By Jeff Jarvis
November 21, 1988 12:00 PM

CBS (Mon., Nov. 21, 10 p.m. ET)


Roy Scheider narrates a documentary about sexual development and new means of correcting impotence and other sexual dysfunctions. It is not much more than a harmless excuse for getting the word sex into the TV listings.


The grade for all: A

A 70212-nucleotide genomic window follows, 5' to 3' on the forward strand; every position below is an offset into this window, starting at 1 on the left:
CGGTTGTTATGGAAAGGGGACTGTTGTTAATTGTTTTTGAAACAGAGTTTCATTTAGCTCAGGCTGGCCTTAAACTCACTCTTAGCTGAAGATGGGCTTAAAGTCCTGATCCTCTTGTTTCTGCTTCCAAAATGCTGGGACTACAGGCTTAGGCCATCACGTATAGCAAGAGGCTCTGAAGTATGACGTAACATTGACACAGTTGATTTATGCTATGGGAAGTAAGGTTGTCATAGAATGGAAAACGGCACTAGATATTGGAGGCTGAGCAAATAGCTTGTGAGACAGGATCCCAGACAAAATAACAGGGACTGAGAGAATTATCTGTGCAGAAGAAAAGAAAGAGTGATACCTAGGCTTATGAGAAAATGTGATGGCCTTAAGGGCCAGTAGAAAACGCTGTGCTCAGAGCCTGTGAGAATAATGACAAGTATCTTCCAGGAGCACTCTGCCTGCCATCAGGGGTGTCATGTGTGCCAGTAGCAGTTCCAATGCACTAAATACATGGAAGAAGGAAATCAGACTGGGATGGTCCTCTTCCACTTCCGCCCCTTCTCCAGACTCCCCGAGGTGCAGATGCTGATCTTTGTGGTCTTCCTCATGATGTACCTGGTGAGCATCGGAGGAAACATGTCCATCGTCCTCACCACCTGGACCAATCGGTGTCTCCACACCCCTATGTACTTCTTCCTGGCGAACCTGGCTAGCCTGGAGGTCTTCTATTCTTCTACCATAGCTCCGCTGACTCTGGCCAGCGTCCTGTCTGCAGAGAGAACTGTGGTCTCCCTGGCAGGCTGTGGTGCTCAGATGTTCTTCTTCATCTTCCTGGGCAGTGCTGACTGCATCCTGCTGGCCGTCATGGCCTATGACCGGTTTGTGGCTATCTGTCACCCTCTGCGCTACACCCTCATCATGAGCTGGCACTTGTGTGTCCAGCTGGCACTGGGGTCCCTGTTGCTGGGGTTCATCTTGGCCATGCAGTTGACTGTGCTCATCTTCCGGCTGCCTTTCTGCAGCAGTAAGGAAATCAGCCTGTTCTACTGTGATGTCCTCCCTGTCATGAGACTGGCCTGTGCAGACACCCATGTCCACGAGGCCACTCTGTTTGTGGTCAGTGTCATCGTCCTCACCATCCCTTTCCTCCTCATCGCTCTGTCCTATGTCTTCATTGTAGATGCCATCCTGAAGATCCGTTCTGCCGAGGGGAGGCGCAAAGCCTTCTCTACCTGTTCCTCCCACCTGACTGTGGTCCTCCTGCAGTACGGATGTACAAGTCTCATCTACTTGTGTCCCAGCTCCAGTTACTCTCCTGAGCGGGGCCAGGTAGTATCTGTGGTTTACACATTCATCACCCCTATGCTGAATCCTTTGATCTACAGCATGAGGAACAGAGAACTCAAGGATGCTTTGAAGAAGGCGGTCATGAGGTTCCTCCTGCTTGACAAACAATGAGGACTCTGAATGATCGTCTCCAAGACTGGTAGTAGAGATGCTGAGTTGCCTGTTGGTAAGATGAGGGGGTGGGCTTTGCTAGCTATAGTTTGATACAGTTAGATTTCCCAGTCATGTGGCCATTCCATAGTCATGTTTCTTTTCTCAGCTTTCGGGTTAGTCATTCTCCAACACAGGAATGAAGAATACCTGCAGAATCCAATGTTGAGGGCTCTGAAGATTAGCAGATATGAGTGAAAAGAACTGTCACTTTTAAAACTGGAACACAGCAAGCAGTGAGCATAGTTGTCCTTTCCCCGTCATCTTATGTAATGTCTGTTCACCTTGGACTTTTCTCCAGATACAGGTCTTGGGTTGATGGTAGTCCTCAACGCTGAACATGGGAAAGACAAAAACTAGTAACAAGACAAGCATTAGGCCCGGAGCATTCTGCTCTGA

America does love to note anniversaries, even of its tragedies. But the 25th anniversary of President John F. Kennedy’s assassination at least provides us with an opportunity to watch television now as we watched it on that day—and that is an opportunity not to be missed. On Tuesday, Nov. 22 at 1:56 p.m. ET, cable’s A&E will interrupt its programming—as NBC did at that moment in 1963—and for the next six uninterrupted hours, we will see NBC’s coverage exactly as it happened. Microphones, telephones and cameras balked. The anchors and reporters—Chet Huntley, Bill Ryan, Frank McGee, Robert MacNeil and David Brinkley—had no videotape of the event to play and replay and replay, as TV would today. They had no fancy video graphics or decorator sets or satellite dishes. They had only facts and emotions. It was rough television, but remarkable television. A few days earlier, on Thursday, Nov. 17 at 9 p.m. ET, CBS News presents a two-hour condensation of its coverage—from the first bulletin through the burial of the President in Arlington National Cemetery—with narration by Dan Rather, who reported from Dallas in 1963. And on Monday, Nov. 21 at 9 p.m. ET, PBS also shows us TV coverage from that time, adding reminiscences from people who were there, including reporters Sander Vanocur and Tom Wicker, retired Rep. Tip O’Neill and Sen. George Smathers. If you were alive then, you cannot watch any of these shows now and not remember and mourn.